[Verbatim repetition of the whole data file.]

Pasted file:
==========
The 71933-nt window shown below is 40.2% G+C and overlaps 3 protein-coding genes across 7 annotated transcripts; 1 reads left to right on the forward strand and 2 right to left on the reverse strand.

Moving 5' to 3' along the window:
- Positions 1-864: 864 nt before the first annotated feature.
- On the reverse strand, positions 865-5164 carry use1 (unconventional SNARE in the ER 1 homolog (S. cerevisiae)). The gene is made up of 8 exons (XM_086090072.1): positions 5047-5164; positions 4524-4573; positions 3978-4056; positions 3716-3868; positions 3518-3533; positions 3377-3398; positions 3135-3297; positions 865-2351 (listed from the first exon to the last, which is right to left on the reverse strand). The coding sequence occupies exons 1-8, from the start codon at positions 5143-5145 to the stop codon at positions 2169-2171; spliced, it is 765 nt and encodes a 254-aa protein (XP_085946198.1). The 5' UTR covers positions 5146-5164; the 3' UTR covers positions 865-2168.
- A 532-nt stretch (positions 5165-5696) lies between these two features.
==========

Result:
The 71933-nt window shown below is 40.2% G+C and overlaps 3 protein-coding genes across 7 annotated transcripts; 1 reads left to right on the forward strand and 2 right to left on the reverse strand.

Moving 5' to 3' along the window:
- Positions 1-864: 864 nt before the first annotated feature.
- On the reverse strand, positions 865-5164 carry use1 (unconventional SNARE in the ER 1 homolog (S. cerevisiae)). The gene is made up of 8 exons (XM_086090072.1): positions 5047-5164; positions 4524-4573; positions 3978-4056; positions 3716-3868; positions 3518-3533; positions 3377-3398; positions 3135-3297; positions 865-2351 (listed from the first exon to the last, which is right to left on the reverse strand). The coding sequence occupies exons 1-8, from the start codon at positions 5143-5145 to the stop codon at positions 2169-2171; spliced, it is 765 nt and encodes a 254-aa protein (XP_085946198.1). The 5' UTR covers positions 5146-5164; the 3' UTR covers positions 865-2168.
- A 532-nt stretch (positions 5165-5696) lies between these two features.